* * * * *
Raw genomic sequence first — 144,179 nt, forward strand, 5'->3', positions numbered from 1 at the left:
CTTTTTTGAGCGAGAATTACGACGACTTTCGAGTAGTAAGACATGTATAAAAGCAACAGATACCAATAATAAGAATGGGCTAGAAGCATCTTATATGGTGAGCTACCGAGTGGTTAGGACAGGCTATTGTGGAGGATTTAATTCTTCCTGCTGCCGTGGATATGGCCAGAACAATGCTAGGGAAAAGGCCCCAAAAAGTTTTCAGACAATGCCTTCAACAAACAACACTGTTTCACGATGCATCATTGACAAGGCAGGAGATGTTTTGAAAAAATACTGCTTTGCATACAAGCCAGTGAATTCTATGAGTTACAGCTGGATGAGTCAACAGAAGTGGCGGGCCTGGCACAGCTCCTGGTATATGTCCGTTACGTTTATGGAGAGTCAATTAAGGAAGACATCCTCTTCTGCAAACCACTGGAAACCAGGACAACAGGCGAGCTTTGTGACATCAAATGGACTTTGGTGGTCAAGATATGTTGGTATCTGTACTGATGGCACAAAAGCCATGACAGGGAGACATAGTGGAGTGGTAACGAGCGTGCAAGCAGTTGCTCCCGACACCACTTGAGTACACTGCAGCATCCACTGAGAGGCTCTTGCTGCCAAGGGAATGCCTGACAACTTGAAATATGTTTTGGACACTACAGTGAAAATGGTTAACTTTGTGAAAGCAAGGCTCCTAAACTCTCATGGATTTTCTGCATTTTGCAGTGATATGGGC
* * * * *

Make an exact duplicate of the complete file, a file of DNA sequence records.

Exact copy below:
Raw genomic sequence first — 144,179 nt, forward strand, 5'->3', positions numbered from 1 at the left:
CTTTTTTGAGCGAGAATTACGACGACTTTCGAGTAGTAAGACATGTATAAAAGCAACAGATACCAATAATAAGAATGGGCTAGAAGCATCTTATATGGTGAGCTACCGAGTGGTTAGGACAGGCTATTGTGGAGGATTTAATTCTTCCTGCTGCCGTGGATATGGCCAGAACAATGCTAGGGAAAAGGCCCCAAAAAGTTTTCAGACAATGCCTTCAACAAACAACACTGTTTCACGATGCATCATTGACAAGGCAGGAGATGTTTTGAAAAAATACTGCTTTGCATACAAGCCAGTGAATTCTATGAGTTACAGCTGGATGAGTCAACAGAAGTGGCGGGCCTGGCACAGCTCCTGGTATATGTCCGTTACGTTTATGGAGAGTCAATTAAGGAAGACATCCTCTTCTGCAAACCACTGGAAACCAGGACAACAGGCGAGCTTTGTGACATCAAATGGACTTTGGTGGTCAAGATATGTTGGTATCTGTACTGATGGCACAAAAGCCATGACAGGGAGACATAGTGGAGTGGTAACGAGCGTGCAAGCAGTTGCTCCCGACACCACTTGAGTACACTGCAGCATCCACTGAGAGGCTCTTGCTGCCAAGGGAATGCCTGACAACTTGAAATATGTTTTGGACACTACAGTGAAAATGGTTAACTTTGTGAAAGCAAGGCTCCTAAACTCTCATGGATTTTCTGCATTTTGCAGTGATATGGGC